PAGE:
After 12 years of working crazy shifts here on the drawbridge, often two or three different shifts in the space of a week, I’m now discovering that there is an official name for my constant state of mental fog, my messed up immune system, and my apparent inability to lose weight despite all efforts. It’s called Shift Work Sleep Disorder. Classified as Circadian Rhythm Sleep Disorder in the DSM-IV, I can now say that what’s going on with me can be taken seriously, for all the good that does me.

Symptoms of this disorder include:

  • Lack of sleep. (Well, duh…)
  • Increased stress.
  • Increased risk of infections, including colds and flu.
  • Increased risk of breast and prostate cancer.
  • Higher cholesterol.
  • Increased risk of heart attack.
  • Increased risk of obesity.
  • Insomnia.
  • Headaches.
  • Difficulty concentrating.
  • Reduced attention span.
  • Gastrointestinal and digestive problems.
  • Decreased production of Melatonin, causing decreased immunity, and increased production of tumors.

Some other fun facts about shift work are:

  • We are twice as likely to have a work related accident.
  • Sick leave is reported in 63 percent of shift workers as opposed to 34 percent of day workers.
  • 30 percent of us are single, compared to 20 percent of day workers.

All this due to a disruption in our circadian rhythms. I’d love to say “Now I don’t feel so bad,” but actually I feel just as bad. Now I just have a name for it.

There are some things you can do about it, but I’m just too tired to write more. So just check out the sources for this blog entry:


Why I am Child Free

At the moment I’m taking care of a child. I love him to pieces, but I swear there are moments when I’d like to dump him on his parent’s front porch like a flaming bag of dog poo, ring the doorbell and drive away quickly.

Blond Boy Crying

He whines. He complains. He doesn’t listen. He gets cranky. Various liquids flow from every orifice. I have to clean up after him, feed him, and wash his clothes. He often won’t eat what I put on his plate, and he for sure insists on drinking things that aren’t good for him, rather than the healthy alternatives that I suggest. He won’t go to bed when he should, and he wants to sleep when he should be doing something else. You’d think I was water boarding him when it’s time to take medicine. When we have to go somewhere, getting him moving is like pushing a train up a mountainside, and he usually makes me late. Lord knows he makes me cancel plans on a regular basis. Strangulation looks more and more attractive to me with each passing day.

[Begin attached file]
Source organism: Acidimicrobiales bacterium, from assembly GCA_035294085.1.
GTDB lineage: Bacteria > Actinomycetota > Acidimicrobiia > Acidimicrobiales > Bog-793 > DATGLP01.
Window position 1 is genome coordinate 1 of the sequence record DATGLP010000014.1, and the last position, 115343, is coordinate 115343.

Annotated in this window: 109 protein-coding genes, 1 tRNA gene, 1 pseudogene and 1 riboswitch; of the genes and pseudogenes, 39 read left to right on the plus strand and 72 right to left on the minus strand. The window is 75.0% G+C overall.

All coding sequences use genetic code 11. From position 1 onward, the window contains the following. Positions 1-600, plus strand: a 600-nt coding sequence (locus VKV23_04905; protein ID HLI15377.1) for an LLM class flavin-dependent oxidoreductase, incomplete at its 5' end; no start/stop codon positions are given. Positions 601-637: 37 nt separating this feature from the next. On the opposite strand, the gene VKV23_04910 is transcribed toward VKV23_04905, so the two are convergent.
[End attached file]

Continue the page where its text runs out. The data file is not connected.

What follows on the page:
This child that I’m taking care of just happens to be my 56 year old boyfriend who is sick with the flu, but my mantra for the past few days has been “Thank GOD I got my tubes tied.” He is my reminder that, aside from my dogs, I do not have a maternal bone in my body.

Now, before I get a s***storm of hostile comments about how SELFISH I am by not being a parent, or how INSENSITIVE I am for even talking about this subject when there are so many people out there who can’t have children who desperately want them, or how I’ll someday change my mind, let me say that a) It’s much more selfish to have a child that you didn’t want in the first place, b) I’m not against other people being parents except when they let their child throw tantrums in the checkout line at Walmart or when I’m trying to watch a movie, and c) I’m 48, and I haven’t changed my mind yet, not even for a second.

Another comment I always hear is “The Bible says we should be fruitful and multiply.” My response to that is that the next part of that sentence is “…and replenish the earth,” and the earth seems to be replenished enough without my help, thank you very much.

I’m convinced that not all of us are cut out for parenthood, and it’s better to embrace that than to do what society expects and be miserable. Oh, I think I would have been a great parent. I would do everything to make a child feel loved and safe and nurtured, because he or she didn’t ask to be put into this situation, and every child deserves not to be emotionally crushed like a bug, in spite of the fact that most children wind up crushing their parents at least once in their lifetime. The fact is, I’d have been unhappy deep down, and therefore I chose not to have children.

I could go on about this for pages and pages, because I’ve certainly been expected to defend my choice every step of the way, but my boyfriend is calling me from his death bed, begging for lime sherbet, so I’ve got to go.